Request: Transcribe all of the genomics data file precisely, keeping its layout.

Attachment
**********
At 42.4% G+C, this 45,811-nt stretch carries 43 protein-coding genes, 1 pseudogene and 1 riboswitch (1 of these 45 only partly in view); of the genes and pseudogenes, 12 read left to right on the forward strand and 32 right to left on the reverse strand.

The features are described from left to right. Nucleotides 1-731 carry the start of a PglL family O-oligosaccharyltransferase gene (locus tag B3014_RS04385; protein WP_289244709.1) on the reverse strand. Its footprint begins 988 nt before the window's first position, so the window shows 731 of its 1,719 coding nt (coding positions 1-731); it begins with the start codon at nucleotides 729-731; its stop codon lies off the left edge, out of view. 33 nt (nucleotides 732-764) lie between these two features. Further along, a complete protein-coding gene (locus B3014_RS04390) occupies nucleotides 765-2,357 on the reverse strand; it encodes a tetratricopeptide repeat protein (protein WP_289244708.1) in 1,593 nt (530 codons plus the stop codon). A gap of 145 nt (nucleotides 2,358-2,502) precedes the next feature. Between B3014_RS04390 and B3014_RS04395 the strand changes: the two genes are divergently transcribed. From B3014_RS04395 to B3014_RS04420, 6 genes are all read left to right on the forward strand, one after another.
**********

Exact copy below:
At 42.4% G+C, this 45,811-nt stretch carries 43 protein-coding genes, 1 pseudogene and 1 riboswitch (1 of these 45 only partly in view); of the genes and pseudogenes, 12 read left to right on the forward strand and 32 right to left on the reverse strand.

The features are described from left to right. Nucleotides 1-731 carry the start of a PglL family O-oligosaccharyltransferase gene (locus tag B3014_RS04385; protein WP_289244709.1) on the reverse strand. Its footprint begins 988 nt before the window's first position, so the window shows 731 of its 1,719 coding nt (coding positions 1-731); it begins with the start codon at nucleotides 729-731; its stop codon lies off the left edge, out of view. 33 nt (nucleotides 732-764) lie between these two features. Further along, a complete protein-coding gene (locus B3014_RS04390) occupies nucleotides 765-2,357 on the reverse strand; it encodes a tetratricopeptide repeat protein (protein WP_289244708.1) in 1,593 nt (530 codons plus the stop codon). A gap of 145 nt (nucleotides 2,358-2,502) precedes the next feature. Between B3014_RS04390 and B3014_RS04395 the strand changes: the two genes are divergently transcribed. From B3014_RS04395 to B3014_RS04420, 6 genes are all read left to right on the forward strand, one after another.